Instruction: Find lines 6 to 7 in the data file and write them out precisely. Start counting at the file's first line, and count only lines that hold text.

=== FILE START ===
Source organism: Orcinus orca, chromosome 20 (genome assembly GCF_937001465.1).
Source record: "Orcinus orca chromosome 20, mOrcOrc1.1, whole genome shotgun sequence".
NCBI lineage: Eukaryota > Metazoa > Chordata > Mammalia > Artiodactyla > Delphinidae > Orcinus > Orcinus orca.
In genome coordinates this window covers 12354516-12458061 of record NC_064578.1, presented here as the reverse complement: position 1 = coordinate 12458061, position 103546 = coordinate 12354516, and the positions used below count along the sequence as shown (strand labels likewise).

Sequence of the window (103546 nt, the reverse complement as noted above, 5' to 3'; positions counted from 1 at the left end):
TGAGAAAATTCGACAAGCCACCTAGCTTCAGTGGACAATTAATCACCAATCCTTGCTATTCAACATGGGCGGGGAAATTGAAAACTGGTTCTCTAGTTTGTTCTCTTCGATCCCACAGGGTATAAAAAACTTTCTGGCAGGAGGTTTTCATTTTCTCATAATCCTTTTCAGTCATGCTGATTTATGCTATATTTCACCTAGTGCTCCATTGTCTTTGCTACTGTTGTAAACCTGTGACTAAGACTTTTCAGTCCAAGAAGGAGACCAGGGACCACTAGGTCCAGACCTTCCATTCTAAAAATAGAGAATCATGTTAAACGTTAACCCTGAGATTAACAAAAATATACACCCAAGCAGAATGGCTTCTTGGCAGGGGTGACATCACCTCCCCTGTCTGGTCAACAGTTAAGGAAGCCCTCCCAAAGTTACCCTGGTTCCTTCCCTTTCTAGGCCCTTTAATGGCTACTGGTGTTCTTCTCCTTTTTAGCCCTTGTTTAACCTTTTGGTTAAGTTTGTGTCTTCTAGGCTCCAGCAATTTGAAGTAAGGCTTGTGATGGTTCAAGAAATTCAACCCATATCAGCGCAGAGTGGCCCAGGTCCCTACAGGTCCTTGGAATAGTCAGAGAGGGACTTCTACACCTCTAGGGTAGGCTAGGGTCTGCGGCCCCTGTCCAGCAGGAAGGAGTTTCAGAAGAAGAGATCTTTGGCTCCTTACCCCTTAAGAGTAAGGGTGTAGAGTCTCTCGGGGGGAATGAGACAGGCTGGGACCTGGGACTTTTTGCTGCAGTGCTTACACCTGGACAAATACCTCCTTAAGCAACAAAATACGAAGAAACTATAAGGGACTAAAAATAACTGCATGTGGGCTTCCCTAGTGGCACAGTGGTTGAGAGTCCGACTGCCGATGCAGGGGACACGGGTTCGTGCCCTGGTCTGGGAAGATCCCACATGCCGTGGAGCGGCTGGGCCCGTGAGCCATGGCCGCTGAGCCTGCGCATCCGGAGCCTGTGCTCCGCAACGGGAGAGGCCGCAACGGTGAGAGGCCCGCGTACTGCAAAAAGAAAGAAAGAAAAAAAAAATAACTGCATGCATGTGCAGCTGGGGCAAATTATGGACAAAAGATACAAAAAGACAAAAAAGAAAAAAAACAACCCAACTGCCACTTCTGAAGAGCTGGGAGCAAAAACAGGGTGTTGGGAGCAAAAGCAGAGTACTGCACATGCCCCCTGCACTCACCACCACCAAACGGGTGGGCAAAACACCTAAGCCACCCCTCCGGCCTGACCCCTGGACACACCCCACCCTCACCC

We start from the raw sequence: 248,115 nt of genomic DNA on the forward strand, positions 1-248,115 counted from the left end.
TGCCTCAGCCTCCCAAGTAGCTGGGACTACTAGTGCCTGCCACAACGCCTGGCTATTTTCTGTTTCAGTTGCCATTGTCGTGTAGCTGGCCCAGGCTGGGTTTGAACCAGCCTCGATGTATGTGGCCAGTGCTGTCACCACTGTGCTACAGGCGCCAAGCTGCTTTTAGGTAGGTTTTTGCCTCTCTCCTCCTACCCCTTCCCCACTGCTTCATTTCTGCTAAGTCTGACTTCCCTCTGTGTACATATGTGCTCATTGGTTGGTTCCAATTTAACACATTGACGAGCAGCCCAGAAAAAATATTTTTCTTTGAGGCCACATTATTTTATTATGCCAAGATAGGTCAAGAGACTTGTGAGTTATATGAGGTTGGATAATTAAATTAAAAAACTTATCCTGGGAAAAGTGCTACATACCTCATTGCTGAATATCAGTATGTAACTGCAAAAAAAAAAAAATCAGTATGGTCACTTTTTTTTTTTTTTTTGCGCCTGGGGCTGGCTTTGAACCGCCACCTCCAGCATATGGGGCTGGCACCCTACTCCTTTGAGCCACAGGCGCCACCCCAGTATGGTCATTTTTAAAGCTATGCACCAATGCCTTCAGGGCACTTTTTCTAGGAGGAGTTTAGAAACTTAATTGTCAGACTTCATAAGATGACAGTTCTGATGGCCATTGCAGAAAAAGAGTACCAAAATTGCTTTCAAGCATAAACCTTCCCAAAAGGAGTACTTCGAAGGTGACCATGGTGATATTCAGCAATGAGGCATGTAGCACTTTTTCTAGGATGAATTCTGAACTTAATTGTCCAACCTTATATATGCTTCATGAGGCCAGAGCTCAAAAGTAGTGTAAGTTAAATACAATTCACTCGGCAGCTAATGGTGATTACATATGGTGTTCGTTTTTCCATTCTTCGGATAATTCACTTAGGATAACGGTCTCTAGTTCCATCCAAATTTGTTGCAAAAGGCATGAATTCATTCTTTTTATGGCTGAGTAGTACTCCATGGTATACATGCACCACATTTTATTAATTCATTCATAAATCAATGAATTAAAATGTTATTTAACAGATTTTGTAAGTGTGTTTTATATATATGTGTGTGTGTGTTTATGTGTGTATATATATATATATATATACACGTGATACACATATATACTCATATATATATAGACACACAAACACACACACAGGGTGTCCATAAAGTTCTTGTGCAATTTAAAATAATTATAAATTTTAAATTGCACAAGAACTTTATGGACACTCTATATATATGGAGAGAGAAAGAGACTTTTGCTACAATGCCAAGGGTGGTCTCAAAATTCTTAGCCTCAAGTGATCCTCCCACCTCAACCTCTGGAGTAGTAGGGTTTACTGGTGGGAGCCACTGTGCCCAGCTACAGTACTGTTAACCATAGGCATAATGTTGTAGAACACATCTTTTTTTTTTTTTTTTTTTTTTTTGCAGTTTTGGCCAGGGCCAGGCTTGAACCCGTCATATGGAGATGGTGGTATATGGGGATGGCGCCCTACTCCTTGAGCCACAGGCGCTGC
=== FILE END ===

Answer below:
TGAGAAAATTCGACAAGCCACCTAGCTTCAGTGGACAATTAATCACCAATCCTTGCTATTCAACATGGGCGGGGAAATTGAAAACTGGTTCTCTAGTTTGTTCTCTTCGATCCCACAGGGTATAAAAAACTTTCTGGCAGGAGGTTTTCATTTTCTCATAATCCTTTTCAGTCATGCTGATTTATGCTATATTTCACCTAGTGCTCCATTGTCTTTGCTACTGTTGTAAACCTGTGACTAAGACTTTTCAGTCCAAGAAGGAGACCAGGGACCACTAGGTCCAGACCTTCCATTCTAAAAATAGAGAATCATGTTAAACGTTAACCCTGAGATTAACAAAAATATACACCCAAGCAGAATGGCTTCTTGGCAGGGGTGACATCACCTCCCCTGTCTGGTCAACAGTTAAGGAAGCCCTCCCAAAGTTACCCTGGTTCCTTCCCTTTCTAGGCCCTTTAATGGCTACTGGTGTTCTTCTCCTTTTTAGCCCTTGTTTAACCTTTTGGTTAAGTTTGTGTCTTCTAGGCTCCAGCAATTTGAAGTAAGGCTTGTGATGGTTCAAGAAATTCAACCCATATCAGCGCAGAGTGGCCCAGGTCCCTACAGGTCCTTGGAATAGTCAGAGAGGGACTTCTACACCTCTAGGGTAGGCTAGGGTCTGCGGCCCCTGTCCAGCAGGAAGGAGTTTCAGAAGAAGAGATCTTTGGCTCCTTACCCCTTAAGAGTAAGGGTGTAGAGTCTCTCGGGGGGAATGAGACAGGCTGGGACCTGGGACTTTTTGCTGCAGTGCTTACACCTGGACAAATACCTCCTTAAGCAACAAAATACGAAGAAACTATAAGGGACTAAAAATAACTGCATGTGGGCTTCCCTAGTGGCACAGTGGTTGAGAGTCCGACTGCCGATGCAGGGGACACGGGTTCGTGCCCTGGTCTGGGAAGATCCCACATGCCGTGGAGCGGCTGGGCCCGTGAGCCATGGCCGCTGAGCCTGCGCATCCGGAGCCTGTGCTCCGCAACGGGAGAGGCCGCAACGGTGAGAGGCCCGCGTACTGCAAAAAGAAAGAAAGAAAAAAAAAATAACTGCATGCATGTGCAGCTGGGGCAAATTATGGACAAAAGATACAAAAAGACAAAAAAGAAAAAAAACAACCCAACTGCCACTTCTGAAGAGCTGGGAGCAAAAACAGGGTGTTGGGAGCAAAAGCAGAGTACTGCACATGCCCCCTGCACTCACCACCACCAAACGGGTGGGCAAAACACCTAAGCCACCCCTCCGGCCTGACCCCTGGACACACCCCACCCTCACCC

We start from the raw sequence: 248,115 nt of genomic DNA on the forward strand, positions 1-248,115 counted from the left end.